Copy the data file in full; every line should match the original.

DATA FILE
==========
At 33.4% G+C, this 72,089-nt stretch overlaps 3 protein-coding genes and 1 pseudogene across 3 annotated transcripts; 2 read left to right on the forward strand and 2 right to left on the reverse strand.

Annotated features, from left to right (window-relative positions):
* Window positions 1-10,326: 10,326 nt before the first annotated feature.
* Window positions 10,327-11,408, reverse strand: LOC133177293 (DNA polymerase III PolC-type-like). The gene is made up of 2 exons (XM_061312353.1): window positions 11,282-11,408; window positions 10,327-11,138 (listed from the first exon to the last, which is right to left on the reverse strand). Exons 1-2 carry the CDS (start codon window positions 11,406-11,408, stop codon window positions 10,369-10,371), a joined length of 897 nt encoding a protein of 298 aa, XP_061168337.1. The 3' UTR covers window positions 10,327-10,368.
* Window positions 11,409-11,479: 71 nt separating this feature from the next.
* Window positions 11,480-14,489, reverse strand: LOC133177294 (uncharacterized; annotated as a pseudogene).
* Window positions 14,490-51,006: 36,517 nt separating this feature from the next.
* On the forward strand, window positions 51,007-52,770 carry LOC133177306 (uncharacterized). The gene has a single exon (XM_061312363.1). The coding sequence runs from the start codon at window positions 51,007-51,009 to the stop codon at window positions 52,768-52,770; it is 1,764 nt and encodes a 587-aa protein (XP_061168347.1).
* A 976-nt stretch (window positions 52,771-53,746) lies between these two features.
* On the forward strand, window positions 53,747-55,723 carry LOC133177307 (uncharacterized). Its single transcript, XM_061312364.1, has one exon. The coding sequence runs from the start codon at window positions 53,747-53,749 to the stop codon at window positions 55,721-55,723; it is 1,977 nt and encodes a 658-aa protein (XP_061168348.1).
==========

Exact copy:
At 33.4% G+C, this 72,089-nt stretch overlaps 3 protein-coding genes and 1 pseudogene across 3 annotated transcripts; 2 read left to right on the forward strand and 2 right to left on the reverse strand.

Annotated features, from left to right (window-relative positions):
* Window positions 1-10,326: 10,326 nt before the first annotated feature.
* Window positions 10,327-11,408, reverse strand: LOC133177293 (DNA polymerase III PolC-type-like). The gene is made up of 2 exons (XM_061312353.1): window positions 11,282-11,408; window positions 10,327-11,138 (listed from the first exon to the last, which is right to left on the reverse strand). Exons 1-2 carry the CDS (start codon window positions 11,406-11,408, stop codon window positions 10,369-10,371), a joined length of 897 nt encoding a protein of 298 aa, XP_061168337.1. The 3' UTR covers window positions 10,327-10,368.
* Window positions 11,409-11,479: 71 nt separating this feature from the next.
* Window positions 11,480-14,489, reverse strand: LOC133177294 (uncharacterized; annotated as a pseudogene).
* Window positions 14,490-51,006: 36,517 nt separating this feature from the next.
* On the forward strand, window positions 51,007-52,770 carry LOC133177306 (uncharacterized). The gene has a single exon (XM_061312363.1). The coding sequence runs from the start codon at window positions 51,007-51,009 to the stop codon at window positions 52,768-52,770; it is 1,764 nt and encodes a 587-aa protein (XP_061168347.1).
* A 976-nt stretch (window positions 52,771-53,746) lies between these two features.
* On the forward strand, window positions 53,747-55,723 carry LOC133177307 (uncharacterized). Its single transcript, XM_061312364.1, has one exon. The coding sequence runs from the start codon at window positions 53,747-53,749 to the stop codon at window positions 55,721-55,723; it is 1,977 nt and encodes a 658-aa protein (XP_061168348.1).